The appeals court acknowledged that this law — along with the ATF’s interpretation in the notice it sent to gun sellers about medical marijuana — does indeed restrict the plaintiff’s Second Amendment rights, but that the burden is “not severe” because it limits only her ability to acquire new firearms, not her right to possess any she might already have.
The Ninth Circuit noted that the plaintiff “could have amassed legal firearms before acquiring a registry card,” and the laws she’s challenging “would not impede her right to keep her firearms or to use them to protect herself and her home.”
Additionally, explains the court, she could have purchased firearms “at any time by surrendering her registry card, thereby demonstrating to a firearms dealer that there is no reasonable cause to believe she is an unlawful drug user.”
In an effort to counter the plaintiff’s argument that the rules unfairly burden largely non-violent medical marijuana cardholders, the government pointed to studies indicating a link between violent behavior and the use of illegal drugs.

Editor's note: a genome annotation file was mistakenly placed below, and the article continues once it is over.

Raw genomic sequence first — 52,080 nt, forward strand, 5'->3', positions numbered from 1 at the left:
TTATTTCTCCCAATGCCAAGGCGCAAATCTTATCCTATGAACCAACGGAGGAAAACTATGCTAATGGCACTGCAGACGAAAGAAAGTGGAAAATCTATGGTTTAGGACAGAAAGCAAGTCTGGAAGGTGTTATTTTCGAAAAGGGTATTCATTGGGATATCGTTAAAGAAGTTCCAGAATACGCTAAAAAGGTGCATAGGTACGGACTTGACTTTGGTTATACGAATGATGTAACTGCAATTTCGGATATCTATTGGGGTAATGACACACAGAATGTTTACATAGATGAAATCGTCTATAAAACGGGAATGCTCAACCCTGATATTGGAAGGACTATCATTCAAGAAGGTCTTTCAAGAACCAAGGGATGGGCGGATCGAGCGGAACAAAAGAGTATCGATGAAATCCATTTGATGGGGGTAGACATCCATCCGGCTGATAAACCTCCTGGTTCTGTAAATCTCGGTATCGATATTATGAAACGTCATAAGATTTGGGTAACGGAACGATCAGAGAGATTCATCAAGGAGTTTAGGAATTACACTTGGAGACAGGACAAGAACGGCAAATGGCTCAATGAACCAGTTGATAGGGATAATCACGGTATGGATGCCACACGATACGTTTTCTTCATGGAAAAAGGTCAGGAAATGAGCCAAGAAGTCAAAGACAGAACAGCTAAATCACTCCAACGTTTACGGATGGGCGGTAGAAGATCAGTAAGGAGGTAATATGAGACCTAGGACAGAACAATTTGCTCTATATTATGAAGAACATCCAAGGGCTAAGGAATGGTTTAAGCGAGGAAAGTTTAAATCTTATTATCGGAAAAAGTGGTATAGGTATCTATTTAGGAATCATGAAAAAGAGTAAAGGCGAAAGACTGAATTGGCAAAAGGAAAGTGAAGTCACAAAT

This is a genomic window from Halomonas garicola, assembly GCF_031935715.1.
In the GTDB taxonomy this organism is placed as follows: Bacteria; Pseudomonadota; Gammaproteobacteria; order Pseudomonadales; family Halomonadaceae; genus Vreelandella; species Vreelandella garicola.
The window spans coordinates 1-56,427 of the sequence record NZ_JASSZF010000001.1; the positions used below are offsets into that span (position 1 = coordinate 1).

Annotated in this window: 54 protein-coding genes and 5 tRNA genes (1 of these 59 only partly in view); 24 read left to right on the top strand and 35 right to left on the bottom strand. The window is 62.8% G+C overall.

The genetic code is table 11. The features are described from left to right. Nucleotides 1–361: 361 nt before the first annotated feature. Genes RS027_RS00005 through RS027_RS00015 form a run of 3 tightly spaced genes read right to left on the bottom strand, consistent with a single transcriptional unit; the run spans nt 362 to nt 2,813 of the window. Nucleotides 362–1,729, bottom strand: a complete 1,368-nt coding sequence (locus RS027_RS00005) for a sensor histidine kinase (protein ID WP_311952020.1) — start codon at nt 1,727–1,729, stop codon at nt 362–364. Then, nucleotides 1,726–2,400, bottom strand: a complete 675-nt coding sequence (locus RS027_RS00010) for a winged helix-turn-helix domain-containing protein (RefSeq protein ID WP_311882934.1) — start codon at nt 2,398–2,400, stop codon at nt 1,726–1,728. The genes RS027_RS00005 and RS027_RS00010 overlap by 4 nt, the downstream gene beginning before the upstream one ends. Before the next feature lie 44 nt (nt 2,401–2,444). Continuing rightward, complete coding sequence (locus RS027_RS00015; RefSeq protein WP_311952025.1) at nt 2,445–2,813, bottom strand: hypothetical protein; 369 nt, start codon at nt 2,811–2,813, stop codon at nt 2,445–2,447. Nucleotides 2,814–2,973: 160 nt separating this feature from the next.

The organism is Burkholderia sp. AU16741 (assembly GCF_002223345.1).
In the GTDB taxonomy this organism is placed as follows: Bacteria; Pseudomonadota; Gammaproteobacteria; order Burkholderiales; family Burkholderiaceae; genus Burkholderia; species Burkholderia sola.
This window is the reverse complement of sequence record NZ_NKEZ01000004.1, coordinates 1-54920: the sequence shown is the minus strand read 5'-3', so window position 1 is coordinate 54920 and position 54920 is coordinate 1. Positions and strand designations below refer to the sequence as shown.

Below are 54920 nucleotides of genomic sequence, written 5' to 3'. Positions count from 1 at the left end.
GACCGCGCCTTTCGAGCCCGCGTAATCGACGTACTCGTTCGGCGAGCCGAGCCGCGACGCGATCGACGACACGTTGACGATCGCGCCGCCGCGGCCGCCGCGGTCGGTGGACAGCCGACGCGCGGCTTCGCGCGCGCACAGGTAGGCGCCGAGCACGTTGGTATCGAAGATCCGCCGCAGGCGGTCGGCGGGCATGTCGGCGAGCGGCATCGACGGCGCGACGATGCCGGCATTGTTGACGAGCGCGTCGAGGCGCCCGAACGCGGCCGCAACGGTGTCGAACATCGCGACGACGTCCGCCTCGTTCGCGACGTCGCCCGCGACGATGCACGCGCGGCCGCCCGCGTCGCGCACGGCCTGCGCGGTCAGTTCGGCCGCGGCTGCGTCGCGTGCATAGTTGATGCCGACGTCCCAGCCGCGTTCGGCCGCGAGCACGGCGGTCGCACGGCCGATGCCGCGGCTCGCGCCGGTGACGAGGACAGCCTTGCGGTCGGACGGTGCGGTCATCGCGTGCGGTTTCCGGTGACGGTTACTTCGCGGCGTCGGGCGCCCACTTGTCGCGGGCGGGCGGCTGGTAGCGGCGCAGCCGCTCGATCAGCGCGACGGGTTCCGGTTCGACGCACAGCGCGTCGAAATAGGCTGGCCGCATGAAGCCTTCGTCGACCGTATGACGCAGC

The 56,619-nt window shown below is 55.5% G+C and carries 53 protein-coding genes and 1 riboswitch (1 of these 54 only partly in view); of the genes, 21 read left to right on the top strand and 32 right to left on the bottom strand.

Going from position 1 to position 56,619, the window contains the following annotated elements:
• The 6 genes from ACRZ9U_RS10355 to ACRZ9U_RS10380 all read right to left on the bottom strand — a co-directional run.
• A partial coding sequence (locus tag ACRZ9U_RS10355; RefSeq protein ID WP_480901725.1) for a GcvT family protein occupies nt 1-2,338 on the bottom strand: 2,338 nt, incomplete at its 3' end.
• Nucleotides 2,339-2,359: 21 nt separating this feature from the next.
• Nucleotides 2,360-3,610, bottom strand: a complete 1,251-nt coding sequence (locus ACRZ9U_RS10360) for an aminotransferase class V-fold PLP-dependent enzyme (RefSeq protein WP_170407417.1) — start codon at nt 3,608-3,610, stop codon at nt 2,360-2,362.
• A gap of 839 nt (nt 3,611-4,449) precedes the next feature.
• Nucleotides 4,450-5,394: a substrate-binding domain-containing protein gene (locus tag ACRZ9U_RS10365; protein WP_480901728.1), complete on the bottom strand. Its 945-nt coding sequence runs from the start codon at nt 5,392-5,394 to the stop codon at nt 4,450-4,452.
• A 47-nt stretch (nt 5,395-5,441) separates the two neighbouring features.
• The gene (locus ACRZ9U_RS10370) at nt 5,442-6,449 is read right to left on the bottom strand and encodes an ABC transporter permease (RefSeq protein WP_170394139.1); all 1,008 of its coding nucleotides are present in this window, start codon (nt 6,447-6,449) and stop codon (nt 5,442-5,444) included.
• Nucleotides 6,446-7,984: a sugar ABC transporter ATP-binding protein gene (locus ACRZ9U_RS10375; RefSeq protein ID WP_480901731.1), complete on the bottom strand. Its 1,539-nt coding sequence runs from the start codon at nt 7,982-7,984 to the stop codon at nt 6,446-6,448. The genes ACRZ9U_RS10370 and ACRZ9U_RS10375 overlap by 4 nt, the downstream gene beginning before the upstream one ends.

However, the appeals court chided prosecutors for “conflat[ing] registry cardholders with unlawful drug users. While these two categories of people overlap, they are not identical.” Since the plaintiff only has standing to challenge the “reasonable cause to believe” prohibition, any studies about the behavior of known drug users and addicts is not immediately relevant.
That said, the court found that it was reasonable to see a connection between this particular prohibition and the aim of preventing gun violence.
“The connection between these laws and that aim requires only one additional logical step: individuals who firearms dealers have reasonable cause to believe are illegal drug users are more likely actually to be illegal drug users (who, in turn, are more likely to be involved with violent crimes),” explains the court, which conceded that some small number marijuana cardholders may only have the card for expressive purposes, while also concluding “it is eminently reasonable for federal regulators to assume that a registry cardholder is much more likely to be a marijuana user than an individual who does not hold a registry card.”